From: Mary Eileen Collingwood, ARCWP Bishop serving the Association of Roman Catholic Women Priests
Women priests are needed as part of a systemic change in the Roman Catholic Church—building a structure that supports justice and equality.
Our voices need to be heard. We work within a model of circular governance as ordained members within our movement and within the liturgical communities we serve.
Catholics have deserved so much more for a long, long time! Following the prophetic witness of women priests, the church needs to form inclusive faith communities that thrive as all members are honored equally, treat others with compassion, and seek Gospel justice for all.
This crisis that has taken over the world stage is a clarion call for all Catholics to raise their hearts and voices in demanding new structures that place women and men in decision-making roles in our church. Those clerics that are responsible for covering up the sexual abuses of our children by the clergy, and those that engage in corroborative criminal behavior, must be removed now.
It is time for serious reform of these church structures that have protected bishops and the Vatican from accountability.
Accepting women priests and married men will counter the corrupt clerical model that has produced the present ecclesial environment which continues to tolerate cover-ups and pay-offs as the standard fare of conduct.
Pope Francis can name the cause of sexual abuse of children as coming from the evils of clericalism, but he falls short in dismantling that structure through a new model of priestly ministry that includes women.
A structure that includes women and men standing and working together as equals, seeking justice for all in a renewed model of priestly ministry will ultimately be the Church’s salvation.
On Wednesday evening, September 12, the Community of St. Bridget and the Brecksville United Church of Christ will host Teatime for Peace, co-sponsored by a group of south suburban houses of worship. Teatime for Peace is an opportunity for interfaith dialogue, especially with our Muslim neighbors. Mark your calendar now and begin inviting your friends and neighbors.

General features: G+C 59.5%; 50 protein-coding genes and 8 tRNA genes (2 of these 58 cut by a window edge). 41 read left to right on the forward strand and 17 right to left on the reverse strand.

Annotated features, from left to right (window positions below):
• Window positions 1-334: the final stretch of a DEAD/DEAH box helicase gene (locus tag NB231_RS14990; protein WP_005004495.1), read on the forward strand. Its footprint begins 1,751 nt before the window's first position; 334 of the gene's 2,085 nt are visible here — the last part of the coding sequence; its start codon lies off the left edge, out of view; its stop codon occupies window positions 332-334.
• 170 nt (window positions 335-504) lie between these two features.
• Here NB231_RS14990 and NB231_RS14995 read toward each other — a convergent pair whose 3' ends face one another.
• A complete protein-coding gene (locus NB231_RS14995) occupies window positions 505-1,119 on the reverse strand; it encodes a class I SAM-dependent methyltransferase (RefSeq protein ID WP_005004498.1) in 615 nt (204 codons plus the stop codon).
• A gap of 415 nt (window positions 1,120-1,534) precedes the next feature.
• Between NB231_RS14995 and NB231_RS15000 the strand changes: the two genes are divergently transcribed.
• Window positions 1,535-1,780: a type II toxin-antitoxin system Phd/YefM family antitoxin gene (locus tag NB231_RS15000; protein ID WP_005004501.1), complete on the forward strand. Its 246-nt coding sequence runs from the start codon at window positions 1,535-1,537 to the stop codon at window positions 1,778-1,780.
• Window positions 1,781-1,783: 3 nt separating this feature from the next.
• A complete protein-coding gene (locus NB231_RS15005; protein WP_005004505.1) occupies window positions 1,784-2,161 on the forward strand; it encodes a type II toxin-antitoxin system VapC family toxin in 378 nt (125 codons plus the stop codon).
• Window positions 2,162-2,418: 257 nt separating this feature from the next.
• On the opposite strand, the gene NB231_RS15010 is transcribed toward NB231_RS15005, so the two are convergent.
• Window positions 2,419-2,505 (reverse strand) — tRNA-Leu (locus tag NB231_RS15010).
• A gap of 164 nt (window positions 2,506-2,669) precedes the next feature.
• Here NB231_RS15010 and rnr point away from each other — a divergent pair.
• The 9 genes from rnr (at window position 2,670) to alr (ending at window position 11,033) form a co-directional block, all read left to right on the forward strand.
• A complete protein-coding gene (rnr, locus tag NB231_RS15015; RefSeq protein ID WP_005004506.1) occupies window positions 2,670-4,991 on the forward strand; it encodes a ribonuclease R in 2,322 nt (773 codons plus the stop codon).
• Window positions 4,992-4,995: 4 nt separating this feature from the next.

In a well-timed effort to prepare for Teatime for Peace, Brecksville United Church of Christ has invited the Community of St. Bridget to join them for some TED talks:
August 13 – Verna Myers – How to Overcome our Biases? Walk Boldly Toward Them!
August 20 – Karen Armstrong – My Wish: The Charter for Compassion
These events will begin at 7:00 PM at BUCC, 23 Public Square, Brecksville, 44141. In addition to viewing the approximately 20 minute-long video, we will also share some light refreshments and some lively conversations. Each evening and topic can stand alone – so feel free to attend any or all of them.
Please invite a friend to join you! All are welcome!
Two years ago, before the Republican National Convention began in Cleveland, people were concerned. Tempers were running hot and many were worried about Cleveland and the nation. The possibility of violence seemed likely. So a group of people decided not to sit on the sidelines wringing their hands. They chose to stand up and claim love--the most powerful energy there is--and wrap it around the city. By holding hands and keeping silent for 30 minutes, peace came to Cleveland. For those of us who were there, it was a holy experience. We stood in solidarity--not for this or that party or issue or anything. We stood for love.
You have a chance to be part of this holy mission. Join members of your community and stand together in the spirit of love to counteract this time of unrest, turmoil, and uncertainty around the citiy and around the globe.